The police officer who had my driver’s licence was at the passenger window talking to Tom but it was time for me to act. I leaned over and asked a question and got the answer I knew was coming, “NO.” I looked at the police in despair and throwing my arms into the air began to wail on the top of my lungs, beating my head and causing a huge scene. I could not look at the policeman so waited until I got the all clear from Tom, which came within seconds, “I have your drivers licence back,” says Tom and we drive off in gals of laughter. Tom could hardly contain himself as he described to me the policeman’s face as I began to wail, he described it as “little boy who had just got into trouble with his mother.” Yes I was old enough to be the mother of the policeman and yes he should get a scolding from his mother for such bad behaviour. We made it through Honduras without breaking our record of over 100,000km of travel and never paying corrupt officials.
Once in Nicaragua we headed for the colonial town of Granada located on the shore of Lake Nicaragua. It is a quaint town with the usual central plaza serving as the meeting place for both locals and tourists. We decide to spoil ourselves with a night in a hotel. We had the best fish and chips at the local Irish Pub before climbing into a real comfortable bed after a soak in a tub, such luxury.
Reserva Natural Laguna de Apoyo is one of Nicaragua’s most beautiful locations. A stunning crater lake of blue warm water with “healing properties” which was created by a massive volcanic explosion over 20,000 years ago. It is also home to unique fish species, howler monkeys, colourful noisy birds and huge frogs who croak loudly at night creating such a racket that it sounds like a Harley Davidson bikers rally. We camped on the shore with fellow overlanders Espen and Malin from Norway and Alex and Monika from Switzerland. We are all on route from Alaska to Argentina. We had fun sharing travel stories, campsite GPS locations and exploring the area around the lake.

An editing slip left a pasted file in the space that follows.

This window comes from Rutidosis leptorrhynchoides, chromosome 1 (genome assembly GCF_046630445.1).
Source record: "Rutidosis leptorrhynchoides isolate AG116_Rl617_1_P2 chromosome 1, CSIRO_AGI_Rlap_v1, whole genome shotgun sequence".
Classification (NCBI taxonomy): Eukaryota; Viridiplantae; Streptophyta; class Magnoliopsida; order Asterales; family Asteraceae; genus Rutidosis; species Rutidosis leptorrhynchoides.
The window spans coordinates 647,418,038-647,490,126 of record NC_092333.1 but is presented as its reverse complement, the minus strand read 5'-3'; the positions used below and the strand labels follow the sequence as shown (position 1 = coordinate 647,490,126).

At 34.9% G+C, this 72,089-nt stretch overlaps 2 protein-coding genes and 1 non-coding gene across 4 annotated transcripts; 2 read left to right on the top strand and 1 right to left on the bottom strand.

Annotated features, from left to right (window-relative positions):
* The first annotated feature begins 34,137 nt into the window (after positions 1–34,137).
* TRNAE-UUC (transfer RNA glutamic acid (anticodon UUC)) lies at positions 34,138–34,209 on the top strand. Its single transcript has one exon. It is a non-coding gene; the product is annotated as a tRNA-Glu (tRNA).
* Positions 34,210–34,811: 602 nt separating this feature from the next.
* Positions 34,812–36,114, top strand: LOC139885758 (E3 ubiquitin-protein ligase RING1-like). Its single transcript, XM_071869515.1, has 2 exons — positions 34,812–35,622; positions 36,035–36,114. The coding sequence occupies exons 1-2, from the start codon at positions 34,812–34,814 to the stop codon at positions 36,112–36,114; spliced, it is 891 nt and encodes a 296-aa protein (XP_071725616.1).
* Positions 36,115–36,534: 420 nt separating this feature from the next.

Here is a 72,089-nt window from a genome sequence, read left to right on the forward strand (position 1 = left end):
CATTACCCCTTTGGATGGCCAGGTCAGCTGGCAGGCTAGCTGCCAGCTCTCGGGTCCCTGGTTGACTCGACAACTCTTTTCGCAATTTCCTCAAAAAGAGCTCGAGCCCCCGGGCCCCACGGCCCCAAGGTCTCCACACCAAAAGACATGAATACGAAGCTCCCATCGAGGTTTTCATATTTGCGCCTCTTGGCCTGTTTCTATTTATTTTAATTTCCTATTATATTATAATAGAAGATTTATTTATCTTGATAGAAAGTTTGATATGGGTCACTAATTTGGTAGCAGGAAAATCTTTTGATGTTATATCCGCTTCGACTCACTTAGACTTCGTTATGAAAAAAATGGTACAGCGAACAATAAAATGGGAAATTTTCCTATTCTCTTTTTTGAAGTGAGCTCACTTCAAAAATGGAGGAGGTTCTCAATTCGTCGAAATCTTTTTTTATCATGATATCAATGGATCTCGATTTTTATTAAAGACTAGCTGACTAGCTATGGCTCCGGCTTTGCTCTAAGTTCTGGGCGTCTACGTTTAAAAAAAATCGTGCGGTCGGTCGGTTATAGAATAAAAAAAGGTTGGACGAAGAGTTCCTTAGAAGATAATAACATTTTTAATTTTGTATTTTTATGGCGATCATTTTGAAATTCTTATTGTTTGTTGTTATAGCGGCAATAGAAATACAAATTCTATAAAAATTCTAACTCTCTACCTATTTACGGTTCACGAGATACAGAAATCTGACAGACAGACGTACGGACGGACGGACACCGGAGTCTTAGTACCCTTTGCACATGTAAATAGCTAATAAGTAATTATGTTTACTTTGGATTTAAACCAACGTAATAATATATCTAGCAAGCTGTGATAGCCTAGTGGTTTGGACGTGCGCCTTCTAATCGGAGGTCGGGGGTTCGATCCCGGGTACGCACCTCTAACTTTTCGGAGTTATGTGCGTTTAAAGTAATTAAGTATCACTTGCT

Nicaragua has numerous lakes, rivers and more than 50 volcanoes. We all headed up to see Volcán Masaya, one of the most accessible active volcanoes in the world. We drove up through lava fields looking like a rugged lunar landscape to the edge of the smoking volcano crater. Signs in the parking lot warn that vehicles must be parked facing down the mountain ready for a quick get away should the volcano decide to blast some activity. It is eerily beautiful and we hiked around one crater, in the steamy and smelly heat of the sulphur fumes emitting from the volcano. Then we hear rumbling and the 6 of us stare down into the caldera and wonder if the volcano is about to roar into action or whether it is thunder. We debate even consider returning to our vehicles when we see the lightning and breath a sigh of relief as it is only thunder in the air.
We stopped at Catarina a village with a spectacular view of Laguna de Apoyo before returning to the campsite on the shores of the lake.
The following morning we bid our friends “adios” and head off to the Reserva Natural Volcán Mombacho. The nature reserve is one of the only two cloud forests found in Nicaragua’s Pacific lowlands. The summit has five craters all covered in vegetation and home to wild life including some stunning beautiful butterflies. We arrive at the parking lot and have to take the reserve truck up the mountain a distance of 5km. It took us 1 ⅔ hours. This was truly a case of it is the journey and not the destination!